This unit ended up being about the size of a refrigerator – but at about double the weight – over 1,020kg or 2,250 lbs! 

It’s heavy.

It’s fragile. 

And very, very expensive.

The Larger Power Conditioner: complex, expensive, and vital to the hospital.

When the time came to install this wonderful piece of equipment, we only had one problem.

We needed to move it from our workshop to a very hard-to-reach area where the power enters our campus (about 500ft away over really rough terrain and down two 1-meter high ledges.) 

How was this going to happen with the tools and resources we have?

It was my brother, and teammate, Jason’s idea to figure out a way to increase the number of hands we could get on it.  And it was Desire, our master welder, who brought this idea to fruition. 

We ended up with a system that would hopefully allow 30 men to carry the power conditioner safely without injury to man or machine.  With all the steel, the men would need to be able to carry 35kg or 80 lbs. each. 

Desire, our master welder, welded up the carrying contraption.

I envisioned that we would just take our time and move 10 or 15 feet at a go and then gently put it down and rest. It would have been totally fine if it took all day. 

But once those 30 men started moving there was no stopping them! 

They even sang as they walked and their flip-flops were flying everywhere. They did end up putting it down one time en route, but that was only to get clarification on which direction it should face once they arrived at the concrete slab.  It was quite a sight to behold.  


Arriving safely at the destination.  Phew!! 

Community development is often like the teamwork of the ancient Egyptians who built the great pyramids – thousands of people coming together – engineers, artists, skillful craftsmen, supervisors, and workers – to accomplish seemingly impossible tasks.

At the hospital, both of these projects have had a life-saving impact. 

It means that oxygen concentrators can satisfy the endless demand, incubators for premature infants stay warm, lab results never have to wait, x-rays can be taken when needed, and surgical operations can happen at all hours of the day or night. 

The impact of this collaborative work on the ability of Kibuye Hope Hospital to care for patients will surely be felt for years to come.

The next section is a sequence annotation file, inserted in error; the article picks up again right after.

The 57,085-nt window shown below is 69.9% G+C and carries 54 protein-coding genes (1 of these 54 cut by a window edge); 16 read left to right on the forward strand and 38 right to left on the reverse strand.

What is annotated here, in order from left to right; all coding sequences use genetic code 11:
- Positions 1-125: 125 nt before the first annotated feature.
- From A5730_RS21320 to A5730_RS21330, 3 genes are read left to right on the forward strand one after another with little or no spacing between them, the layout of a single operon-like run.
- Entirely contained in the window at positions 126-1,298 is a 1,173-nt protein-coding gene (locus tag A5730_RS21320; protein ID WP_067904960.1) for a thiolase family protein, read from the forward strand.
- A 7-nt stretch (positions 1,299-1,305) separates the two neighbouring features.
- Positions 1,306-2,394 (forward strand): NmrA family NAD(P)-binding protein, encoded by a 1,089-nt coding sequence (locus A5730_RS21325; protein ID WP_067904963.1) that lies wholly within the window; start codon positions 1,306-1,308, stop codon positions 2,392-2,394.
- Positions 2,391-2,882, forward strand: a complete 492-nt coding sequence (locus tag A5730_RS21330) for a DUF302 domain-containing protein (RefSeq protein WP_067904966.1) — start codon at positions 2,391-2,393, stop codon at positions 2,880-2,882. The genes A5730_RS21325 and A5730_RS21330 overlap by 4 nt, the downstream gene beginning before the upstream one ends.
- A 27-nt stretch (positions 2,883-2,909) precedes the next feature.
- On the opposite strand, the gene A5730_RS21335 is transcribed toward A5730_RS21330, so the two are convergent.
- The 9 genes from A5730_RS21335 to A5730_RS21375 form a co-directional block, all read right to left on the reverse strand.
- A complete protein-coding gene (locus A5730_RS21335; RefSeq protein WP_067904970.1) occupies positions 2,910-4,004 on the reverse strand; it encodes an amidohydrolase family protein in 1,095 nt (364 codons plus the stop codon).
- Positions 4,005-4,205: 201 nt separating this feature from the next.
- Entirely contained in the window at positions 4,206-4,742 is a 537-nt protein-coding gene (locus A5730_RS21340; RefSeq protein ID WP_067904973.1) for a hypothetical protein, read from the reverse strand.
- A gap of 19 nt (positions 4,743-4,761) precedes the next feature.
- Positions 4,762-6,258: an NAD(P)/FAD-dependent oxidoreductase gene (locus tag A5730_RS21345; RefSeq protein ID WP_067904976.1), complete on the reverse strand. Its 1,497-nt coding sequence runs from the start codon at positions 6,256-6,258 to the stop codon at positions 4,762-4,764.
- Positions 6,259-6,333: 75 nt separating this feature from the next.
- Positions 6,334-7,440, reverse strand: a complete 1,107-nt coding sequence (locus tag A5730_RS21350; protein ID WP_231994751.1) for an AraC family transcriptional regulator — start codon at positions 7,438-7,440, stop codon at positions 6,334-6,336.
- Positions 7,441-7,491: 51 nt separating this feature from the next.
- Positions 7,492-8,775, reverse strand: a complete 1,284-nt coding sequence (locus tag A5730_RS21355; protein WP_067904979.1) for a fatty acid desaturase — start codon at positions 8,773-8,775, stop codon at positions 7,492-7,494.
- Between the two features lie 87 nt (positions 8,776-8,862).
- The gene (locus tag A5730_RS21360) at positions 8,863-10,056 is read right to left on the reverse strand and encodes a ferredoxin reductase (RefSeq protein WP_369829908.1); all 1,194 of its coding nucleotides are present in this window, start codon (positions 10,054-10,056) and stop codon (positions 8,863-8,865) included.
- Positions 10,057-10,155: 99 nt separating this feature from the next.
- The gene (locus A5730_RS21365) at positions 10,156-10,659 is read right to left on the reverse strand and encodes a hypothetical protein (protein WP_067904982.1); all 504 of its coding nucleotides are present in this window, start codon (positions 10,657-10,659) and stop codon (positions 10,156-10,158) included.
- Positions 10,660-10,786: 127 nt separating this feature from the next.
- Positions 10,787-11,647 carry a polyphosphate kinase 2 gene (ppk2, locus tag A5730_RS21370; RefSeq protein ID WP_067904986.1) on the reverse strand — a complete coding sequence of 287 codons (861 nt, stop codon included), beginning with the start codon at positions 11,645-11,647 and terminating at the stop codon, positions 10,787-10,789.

WATCH: See the story of how I-TEC brought clean energy to Kibuye, Burundi through solar power

Special Thanks:

We are very thankful to ITEC for their tireless effort in supporting this installation. And we are very grateful to many for their hand in the solar panel project: 

Funding: African Mission Healthcare Foundation and the Christian Broadcasting Network, Isaiah Mission Foundation, David Pyott Foundation, Brenden and Jenece Hanks and a number of other generous individuals.   

ITEC Volunteers: 28 men and women from North America who came and served this community with their skills and always did so with a smile.

Jack Myhre: Engineering Intern working at Kibuye for the summer did a vast majority of the site preparation planning and design.


Are you interested in combining your skills and your heart for missions?

Here at Serge, we see community development as a tangible demonstration of God’s love. Our teams partner with local churches to advance community development projects, which ties our work to the love of Jesus, and places Him – not us – in the role of provider and Savior.

Areas of work include:

  • Safe water projects
  • Medical services and training
  • Health programs for preventing disease
  • Nutrition, health, and hygiene education
  • Economic training
  • Agricultural training
  • Entrepreneurial training and business development

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Caleb Fader

Caleb Fader

Caleb and Krista Fader serve with the Serge team in Kibuye, Burundi. They are using their skills as an engineer and a nurse in contributing to the team's effort of training medical professionals and providing excellent medical care in the name of Christ at Kibuye Hope Hospital. Caleb is primarily working with local engineers, architects, and tradesmen to build and renovate the hospital. They enjoy working alongside and empowering the local structures in both the hospital and the church, as they live out God's calling on their lives.